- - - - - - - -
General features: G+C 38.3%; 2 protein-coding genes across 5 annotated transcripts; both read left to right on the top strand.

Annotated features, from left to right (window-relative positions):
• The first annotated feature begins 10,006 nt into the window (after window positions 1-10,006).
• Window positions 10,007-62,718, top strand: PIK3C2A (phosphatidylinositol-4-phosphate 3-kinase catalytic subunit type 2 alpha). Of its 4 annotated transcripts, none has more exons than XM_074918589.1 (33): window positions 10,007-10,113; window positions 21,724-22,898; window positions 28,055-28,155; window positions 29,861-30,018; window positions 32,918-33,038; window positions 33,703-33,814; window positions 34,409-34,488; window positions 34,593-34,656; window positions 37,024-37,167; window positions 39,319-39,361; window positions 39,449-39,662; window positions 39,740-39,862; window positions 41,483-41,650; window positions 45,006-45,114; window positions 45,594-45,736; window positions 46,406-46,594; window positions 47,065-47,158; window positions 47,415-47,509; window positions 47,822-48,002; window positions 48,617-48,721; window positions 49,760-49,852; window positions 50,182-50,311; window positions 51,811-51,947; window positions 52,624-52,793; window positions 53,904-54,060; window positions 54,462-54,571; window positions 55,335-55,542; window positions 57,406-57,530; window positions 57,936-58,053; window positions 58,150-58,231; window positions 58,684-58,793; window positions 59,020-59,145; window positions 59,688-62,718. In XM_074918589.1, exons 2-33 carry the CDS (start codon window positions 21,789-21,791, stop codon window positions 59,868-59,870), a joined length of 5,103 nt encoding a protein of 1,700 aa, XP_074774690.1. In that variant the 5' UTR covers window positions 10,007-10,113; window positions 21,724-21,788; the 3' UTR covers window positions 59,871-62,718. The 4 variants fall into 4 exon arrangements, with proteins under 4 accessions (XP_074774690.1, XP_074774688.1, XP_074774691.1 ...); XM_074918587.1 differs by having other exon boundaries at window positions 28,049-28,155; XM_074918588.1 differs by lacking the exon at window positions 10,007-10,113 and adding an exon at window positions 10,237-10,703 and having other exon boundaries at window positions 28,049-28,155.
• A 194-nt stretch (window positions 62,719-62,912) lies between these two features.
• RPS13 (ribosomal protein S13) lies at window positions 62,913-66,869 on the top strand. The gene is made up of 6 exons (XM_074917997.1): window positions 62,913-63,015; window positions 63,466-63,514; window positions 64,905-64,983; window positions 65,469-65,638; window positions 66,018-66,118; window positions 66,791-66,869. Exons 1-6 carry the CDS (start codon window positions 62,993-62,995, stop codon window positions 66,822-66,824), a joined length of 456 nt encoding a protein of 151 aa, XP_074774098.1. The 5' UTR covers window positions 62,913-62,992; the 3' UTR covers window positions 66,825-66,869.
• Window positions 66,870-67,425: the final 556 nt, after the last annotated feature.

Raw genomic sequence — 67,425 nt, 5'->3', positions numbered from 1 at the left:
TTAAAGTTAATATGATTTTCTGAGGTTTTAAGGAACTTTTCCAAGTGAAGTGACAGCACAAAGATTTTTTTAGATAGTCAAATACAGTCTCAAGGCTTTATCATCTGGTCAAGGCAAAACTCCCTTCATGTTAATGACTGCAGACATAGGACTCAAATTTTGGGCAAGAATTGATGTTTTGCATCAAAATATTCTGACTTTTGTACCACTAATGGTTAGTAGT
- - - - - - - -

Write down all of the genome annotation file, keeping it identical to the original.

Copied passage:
General features: G+C 38.3%; 2 protein-coding genes across 5 annotated transcripts; both read left to right on the top strand.

Annotated features, from left to right (window-relative positions):
• The first annotated feature begins 10,006 nt into the window (after window positions 1-10,006).
• Window positions 10,007-62,718, top strand: PIK3C2A (phosphatidylinositol-4-phosphate 3-kinase catalytic subunit type 2 alpha). Of its 4 annotated transcripts, none has more exons than XM_074918589.1 (33): window positions 10,007-10,113; window positions 21,724-22,898; window positions 28,055-28,155; window positions 29,861-30,018; window positions 32,918-33,038; window positions 33,703-33,814; window positions 34,409-34,488; window positions 34,593-34,656; window positions 37,024-37,167; window positions 39,319-39,361; window positions 39,449-39,662; window positions 39,740-39,862; window positions 41,483-41,650; window positions 45,006-45,114; window positions 45,594-45,736; window positions 46,406-46,594; window positions 47,065-47,158; window positions 47,415-47,509; window positions 47,822-48,002; window positions 48,617-48,721; window positions 49,760-49,852; window positions 50,182-50,311; window positions 51,811-51,947; window positions 52,624-52,793; window positions 53,904-54,060; window positions 54,462-54,571; window positions 55,335-55,542; window positions 57,406-57,530; window positions 57,936-58,053; window positions 58,150-58,231; window positions 58,684-58,793; window positions 59,020-59,145; window positions 59,688-62,718. In XM_074918589.1, exons 2-33 carry the CDS (start codon window positions 21,789-21,791, stop codon window positions 59,868-59,870), a joined length of 5,103 nt encoding a protein of 1,700 aa, XP_074774690.1. In that variant the 5' UTR covers window positions 10,007-10,113; window positions 21,724-21,788; the 3' UTR covers window positions 59,871-62,718. The 4 variants fall into 4 exon arrangements, with proteins under 4 accessions (XP_074774690.1, XP_074774688.1, XP_074774691.1 ...); XM_074918587.1 differs by having other exon boundaries at window positions 28,049-28,155; XM_074918588.1 differs by lacking the exon at window positions 10,007-10,113 and adding an exon at window positions 10,237-10,703 and having other exon boundaries at window positions 28,049-28,155.
• A 194-nt stretch (window positions 62,719-62,912) lies between these two features.
• RPS13 (ribosomal protein S13) lies at window positions 62,913-66,869 on the top strand. The gene is made up of 6 exons (XM_074917997.1): window positions 62,913-63,015; window positions 63,466-63,514; window positions 64,905-64,983; window positions 65,469-65,638; window positions 66,018-66,118; window positions 66,791-66,869. Exons 1-6 carry the CDS (start codon window positions 62,993-62,995, stop codon window positions 66,822-66,824), a joined length of 456 nt encoding a protein of 151 aa, XP_074774098.1. The 5' UTR covers window positions 62,913-62,992; the 3' UTR covers window positions 66,825-66,869.
• Window positions 66,870-67,425: the final 556 nt, after the last annotated feature.

Raw genomic sequence — 67,425 nt, 5'->3', positions numbered from 1 at the left:
TTAAAGTTAATATGATTTTCTGAGGTTTTAAGGAACTTTTCCAAGTGAAGTGACAGCACAAAGATTTTTTTAGATAGTCAAATACAGTCTCAAGGCTTTATCATCTGGTCAAGGCAAAACTCCCTTCATGTTAATGACTGCAGACATAGGACTCAAATTTTGGGCAAGAATTGATGTTTTGCATCAAAATATTCTGACTTTTGTACCACTAATGGTTAGTAGT